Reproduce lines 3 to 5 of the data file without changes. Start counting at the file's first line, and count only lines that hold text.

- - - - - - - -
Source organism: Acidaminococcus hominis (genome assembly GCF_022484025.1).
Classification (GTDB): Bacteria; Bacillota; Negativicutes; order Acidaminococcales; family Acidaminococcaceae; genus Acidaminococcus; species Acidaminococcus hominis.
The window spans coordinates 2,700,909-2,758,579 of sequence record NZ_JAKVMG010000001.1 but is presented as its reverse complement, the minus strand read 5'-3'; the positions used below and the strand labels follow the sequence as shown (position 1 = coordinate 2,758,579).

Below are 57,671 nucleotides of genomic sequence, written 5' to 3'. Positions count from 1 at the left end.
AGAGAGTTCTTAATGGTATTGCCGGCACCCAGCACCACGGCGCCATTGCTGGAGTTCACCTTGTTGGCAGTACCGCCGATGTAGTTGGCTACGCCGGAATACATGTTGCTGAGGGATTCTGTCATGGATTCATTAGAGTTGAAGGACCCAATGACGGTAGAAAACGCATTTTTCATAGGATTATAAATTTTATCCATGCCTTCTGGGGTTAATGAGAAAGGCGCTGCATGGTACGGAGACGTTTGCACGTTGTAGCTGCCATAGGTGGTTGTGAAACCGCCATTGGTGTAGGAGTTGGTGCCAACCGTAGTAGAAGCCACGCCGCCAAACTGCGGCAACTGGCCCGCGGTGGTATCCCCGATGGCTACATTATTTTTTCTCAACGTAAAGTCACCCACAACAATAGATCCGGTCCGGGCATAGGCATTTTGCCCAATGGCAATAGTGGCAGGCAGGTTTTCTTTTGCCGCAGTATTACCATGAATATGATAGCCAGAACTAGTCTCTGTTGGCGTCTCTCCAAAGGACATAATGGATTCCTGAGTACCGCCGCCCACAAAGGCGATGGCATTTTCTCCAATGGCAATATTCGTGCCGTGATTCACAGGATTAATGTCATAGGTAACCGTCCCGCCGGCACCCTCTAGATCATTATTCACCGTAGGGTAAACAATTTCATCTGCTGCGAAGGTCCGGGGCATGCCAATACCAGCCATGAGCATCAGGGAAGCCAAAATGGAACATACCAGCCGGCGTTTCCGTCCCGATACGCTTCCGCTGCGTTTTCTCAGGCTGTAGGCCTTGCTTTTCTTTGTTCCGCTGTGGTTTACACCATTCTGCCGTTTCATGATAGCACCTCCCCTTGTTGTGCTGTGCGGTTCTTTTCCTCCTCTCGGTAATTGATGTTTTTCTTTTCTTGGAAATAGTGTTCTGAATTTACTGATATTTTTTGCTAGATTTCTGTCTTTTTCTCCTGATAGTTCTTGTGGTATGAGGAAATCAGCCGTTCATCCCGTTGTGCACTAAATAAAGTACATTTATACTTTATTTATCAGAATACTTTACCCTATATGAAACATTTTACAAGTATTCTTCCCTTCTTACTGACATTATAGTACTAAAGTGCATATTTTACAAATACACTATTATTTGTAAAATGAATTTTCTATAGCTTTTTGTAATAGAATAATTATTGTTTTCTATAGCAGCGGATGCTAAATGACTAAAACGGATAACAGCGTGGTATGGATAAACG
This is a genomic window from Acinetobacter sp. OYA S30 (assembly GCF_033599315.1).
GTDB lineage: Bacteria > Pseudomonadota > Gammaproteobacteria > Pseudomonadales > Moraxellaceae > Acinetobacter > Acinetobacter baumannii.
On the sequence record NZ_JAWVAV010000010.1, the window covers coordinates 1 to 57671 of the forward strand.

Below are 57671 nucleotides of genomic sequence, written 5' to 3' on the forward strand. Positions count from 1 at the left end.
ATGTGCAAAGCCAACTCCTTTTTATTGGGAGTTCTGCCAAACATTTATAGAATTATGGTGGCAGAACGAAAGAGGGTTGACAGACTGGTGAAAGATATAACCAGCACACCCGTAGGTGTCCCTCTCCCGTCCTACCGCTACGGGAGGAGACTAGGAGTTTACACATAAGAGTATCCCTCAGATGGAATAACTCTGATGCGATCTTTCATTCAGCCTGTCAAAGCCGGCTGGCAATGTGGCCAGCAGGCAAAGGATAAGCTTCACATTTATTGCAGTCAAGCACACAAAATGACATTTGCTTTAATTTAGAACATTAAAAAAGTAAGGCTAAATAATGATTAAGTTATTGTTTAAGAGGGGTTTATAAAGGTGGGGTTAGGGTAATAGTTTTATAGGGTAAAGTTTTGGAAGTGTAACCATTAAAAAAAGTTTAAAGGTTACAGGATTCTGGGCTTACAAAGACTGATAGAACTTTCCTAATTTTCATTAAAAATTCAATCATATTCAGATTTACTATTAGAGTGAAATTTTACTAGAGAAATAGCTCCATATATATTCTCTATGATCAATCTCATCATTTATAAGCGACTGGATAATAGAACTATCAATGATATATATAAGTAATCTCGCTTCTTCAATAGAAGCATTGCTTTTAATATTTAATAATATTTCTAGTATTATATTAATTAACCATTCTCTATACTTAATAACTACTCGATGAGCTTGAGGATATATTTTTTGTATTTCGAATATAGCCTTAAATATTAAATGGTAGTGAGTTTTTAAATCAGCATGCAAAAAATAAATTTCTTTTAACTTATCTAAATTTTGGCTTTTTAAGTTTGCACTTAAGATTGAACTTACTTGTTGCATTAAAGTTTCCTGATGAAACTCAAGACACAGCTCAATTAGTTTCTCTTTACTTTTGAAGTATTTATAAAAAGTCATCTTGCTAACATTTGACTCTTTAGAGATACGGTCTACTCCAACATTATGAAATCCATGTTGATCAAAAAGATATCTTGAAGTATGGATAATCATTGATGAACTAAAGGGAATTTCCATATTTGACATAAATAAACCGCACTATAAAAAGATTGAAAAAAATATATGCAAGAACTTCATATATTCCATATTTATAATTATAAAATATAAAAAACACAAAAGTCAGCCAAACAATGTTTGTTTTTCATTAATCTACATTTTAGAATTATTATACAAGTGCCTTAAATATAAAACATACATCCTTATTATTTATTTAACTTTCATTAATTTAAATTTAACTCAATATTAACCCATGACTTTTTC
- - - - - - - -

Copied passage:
The window spans coordinates 2,700,909-2,758,579 of sequence record NZ_JAKVMG010000001.1 but is presented as its reverse complement, the minus strand read 5'-3'; the positions used below and the strand labels follow the sequence as shown (position 1 = coordinate 2,758,579).

Below are 57,671 nucleotides of genomic sequence, written 5' to 3'. Positions count from 1 at the left end.
AGAGAGTTCTTAATGGTATTGCCGGCACCCAGCACCACGGCGCCATTGCTGGAGTTCACCTTGTTGGCAGTACCGCCGATGTAGTTGGCTACGCCGGAATACATGTTGCTGAGGGATTCTGTCATGGATTCATTAGAGTTGAAGGACCCAATGACGGTAGAAAACGCATTTTTCATAGGATTATAAATTTTATCCATGCCTTCTGGGGTTAATGAGAAAGGCGCTGCATGGTACGGAGACGTTTGCACGTTGTAGCTGCCATAGGTGGTTGTGAAACCGCCATTGGTGTAGGAGTTGGTGCCAACCGTAGTAGAAGCCACGCCGCCAAACTGCGGCAACTGGCCCGCGGTGGTATCCCCGATGGCTACATTATTTTTTCTCAACGTAAAGTCACCCACAACAATAGATCCGGTCCGGGCATAGGCATTTTGCCCAATGGCAATAGTGGCAGGCAGGTTTTCTTTTGCCGCAGTATTACCATGAATATGATAGCCAGAACTAGTCTCTGTTGGCGTCTCTCCAAAGGACATAATGGATTCCTGAGTACCGCCGCCCACAAAGGCGATGGCATTTTCTCCAATGGCAATATTCGTGCCGTGATTCACAGGATTAATGTCATAGGTAACCGTCCCGCCGGCACCCTCTAGATCATTATTCACCGTAGGGTAAACAATTTCATCTGCTGCGAAGGTCCGGGGCATGCCAATACCAGCCATGAGCATCAGGGAAGCCAAAATGGAACATACCAGCCGGCGTTTCCGTCCCGATACGCTTCCGCTGCGTTTTCTCAGGCTGTAGGCCTTGCTTTTCTTTGTTCCGCTGTGGTTTACACCATTCTGCCGTTTCATGATAGCACCTCCCCTTGTTGTGCTGTGCGGTTCTTTTCCTCCTCTCGGTAATTGATGTTTTTCTTTTCTTGGAAATAGTGTTCTGAATTTACTGATATTTTTTGCTAGATTTCTGTCTTTTTCTCCTGATAGTTCTTGTGGTATGAGGAAATCAGCCGTTCATCCCGTTGTGCACTAAATAAAGTACATTTATACTTTATTTATCAGAATACTTTACCCTATATGAAACATTTTACAAGTATTCTTCCCTTCTTACTGACATTATAGTACTAAAGTGCATATTTTACAAATACACTATTATTTGTAAAATGAATTTTCTATAGCTTTTTGTAATAGAATAATTATTGTTTTCTATAGCAGCGGATGCTAAATGACTAAAACGGATAACAGCGTGGTATGGATAAACG